T-Mobile Demos 42Mbit/s HSPA+ in NYC

T-Mobile US Inc. demonstrated its new 42Mbit/s 3G network upgrade in New York City, promising data cards as the service starts to arrive in the first half of the year.

T-Mobile USA CTO Neville Ray, speaking at the operator's investor day in New York City Thursday, said that the operator will start to offer 42Mbit/s cards in the first half of the year and smart phones in the second half of the year.

T-Mobile currently runs a 21Mbit/s service that covers 200 million people in the U.S., which the operator is marketing as "America's largest 4G network." The operator is currently planning to upgrade 140 million pops with the 42Mbit/s service in 2011.

That upgrade has clearly already happened in parts of Manhattan. "We’re running here live in New York on our macro network, there’s no base stations in the room," Neville said in the speedy demo. The carrier showed off an online multi-player game and claimed raw throughput of 20 to 30 Mbit/s over a pre-production ZTE Corp. (Shenzhen: 000063; Hong Kong: 0763) 42 stick. "Online gaming is one of the most aggressive ways to stress a wireless network," Ray explained, suggesting that such an application helps to show off the latency capabilities of the network.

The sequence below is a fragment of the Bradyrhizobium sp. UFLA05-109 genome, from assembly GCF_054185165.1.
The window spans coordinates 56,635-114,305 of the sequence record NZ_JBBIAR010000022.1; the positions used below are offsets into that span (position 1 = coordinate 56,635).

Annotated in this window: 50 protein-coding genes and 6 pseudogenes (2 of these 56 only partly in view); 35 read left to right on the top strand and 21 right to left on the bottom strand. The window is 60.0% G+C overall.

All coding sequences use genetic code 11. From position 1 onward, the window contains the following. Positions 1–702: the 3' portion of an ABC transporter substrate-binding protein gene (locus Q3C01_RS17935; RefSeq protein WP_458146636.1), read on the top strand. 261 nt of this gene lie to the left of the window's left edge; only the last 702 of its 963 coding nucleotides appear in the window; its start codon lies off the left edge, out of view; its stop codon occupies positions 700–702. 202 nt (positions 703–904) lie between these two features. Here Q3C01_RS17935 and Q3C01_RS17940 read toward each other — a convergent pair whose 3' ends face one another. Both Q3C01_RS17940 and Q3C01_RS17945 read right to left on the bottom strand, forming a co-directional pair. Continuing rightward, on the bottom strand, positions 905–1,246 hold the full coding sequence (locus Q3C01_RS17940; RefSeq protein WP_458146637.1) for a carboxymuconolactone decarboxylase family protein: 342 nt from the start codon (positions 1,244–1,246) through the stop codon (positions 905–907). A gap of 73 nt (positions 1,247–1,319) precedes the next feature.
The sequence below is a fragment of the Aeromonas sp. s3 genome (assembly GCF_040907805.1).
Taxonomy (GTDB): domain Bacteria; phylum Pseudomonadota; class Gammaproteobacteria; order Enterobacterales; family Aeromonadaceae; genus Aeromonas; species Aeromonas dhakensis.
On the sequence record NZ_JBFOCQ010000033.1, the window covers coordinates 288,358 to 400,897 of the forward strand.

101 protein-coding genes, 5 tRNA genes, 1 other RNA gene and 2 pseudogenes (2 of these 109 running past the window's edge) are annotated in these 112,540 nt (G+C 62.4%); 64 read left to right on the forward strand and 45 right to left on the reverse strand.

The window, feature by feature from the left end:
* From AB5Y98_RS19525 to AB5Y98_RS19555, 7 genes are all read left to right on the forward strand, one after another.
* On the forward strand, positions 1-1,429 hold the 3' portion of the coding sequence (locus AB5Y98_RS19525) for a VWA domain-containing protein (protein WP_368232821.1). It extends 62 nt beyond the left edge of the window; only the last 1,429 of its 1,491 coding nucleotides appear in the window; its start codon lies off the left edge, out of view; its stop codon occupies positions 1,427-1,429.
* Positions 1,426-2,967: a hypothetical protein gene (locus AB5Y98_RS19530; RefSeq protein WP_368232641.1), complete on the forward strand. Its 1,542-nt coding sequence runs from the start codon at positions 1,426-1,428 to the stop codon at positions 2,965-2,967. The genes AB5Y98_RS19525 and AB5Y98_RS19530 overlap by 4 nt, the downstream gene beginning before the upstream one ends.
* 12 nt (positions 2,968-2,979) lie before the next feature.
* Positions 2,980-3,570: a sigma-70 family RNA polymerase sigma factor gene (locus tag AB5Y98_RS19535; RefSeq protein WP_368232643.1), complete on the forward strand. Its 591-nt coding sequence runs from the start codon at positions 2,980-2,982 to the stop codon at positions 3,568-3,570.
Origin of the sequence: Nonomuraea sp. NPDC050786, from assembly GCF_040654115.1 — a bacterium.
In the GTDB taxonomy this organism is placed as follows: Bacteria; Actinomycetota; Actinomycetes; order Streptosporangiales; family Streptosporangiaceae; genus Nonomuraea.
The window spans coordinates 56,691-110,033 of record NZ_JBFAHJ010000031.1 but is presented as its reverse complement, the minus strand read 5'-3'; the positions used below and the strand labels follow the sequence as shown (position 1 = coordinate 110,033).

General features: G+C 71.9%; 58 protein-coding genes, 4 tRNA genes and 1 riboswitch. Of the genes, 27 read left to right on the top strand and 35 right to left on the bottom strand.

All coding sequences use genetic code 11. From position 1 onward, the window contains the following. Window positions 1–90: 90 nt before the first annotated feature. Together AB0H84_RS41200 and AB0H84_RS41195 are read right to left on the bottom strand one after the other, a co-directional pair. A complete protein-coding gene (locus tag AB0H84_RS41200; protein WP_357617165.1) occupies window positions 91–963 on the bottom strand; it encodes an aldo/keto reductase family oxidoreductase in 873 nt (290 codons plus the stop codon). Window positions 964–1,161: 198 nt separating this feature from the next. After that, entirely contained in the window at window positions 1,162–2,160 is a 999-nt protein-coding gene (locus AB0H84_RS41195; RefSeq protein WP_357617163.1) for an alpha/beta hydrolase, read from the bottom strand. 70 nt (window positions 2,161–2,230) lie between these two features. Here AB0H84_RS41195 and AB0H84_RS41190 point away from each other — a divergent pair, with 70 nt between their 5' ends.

The acceleration of HSPA+ will likely not end there for T-Mobile, even as rivals in the U.S. move to Long Term Evolution (LTE). Neville pointed to a chart that listed the overall technical speed of HSPA+ being doubled every year, with 84Mbit/s being the next on the list in 2012. (See T-Mobile's HSPA+ Rivals Clearwire, US LTE Speeds and T-Mobile USA Promises 42-Mbit/s 3G in 2011 .)

T-Mobile has used bonded radio channels to deliver its 42Mbit/s upgrade in the U.S. Neville said that the carrier could look to aggregate channels further to get to a 60Mbit/s-plus service. The steps to 84Mbit/s and beyond require multiple antennas at the base station and on the handset.

Eventually, the carrier does have plans to move to LTE even if it plans to continue to sweat more from its HSPA+ network. Neville, however, didn't say exactly when that will happen.

"At the right point of time, when it's needed for us, we can roll out LTE more as a capacity overlay," Ray says, indicating that such an upgrade would make sense in a heavy-traffic area such as southern Manhattan, whereas T-Mobile could continue to speed up its HSPA+ network in sparser rural areas.

"In the longer term, absolutely we need spectrum, but we're not alone," Ray says. He is looking for an auction of the 700MHz D-block spectrum in 2012 and more Advanced Wireless Spectrum (AWS) in later years.

— Dan Jones, Site Editor, Light Reading Mobile

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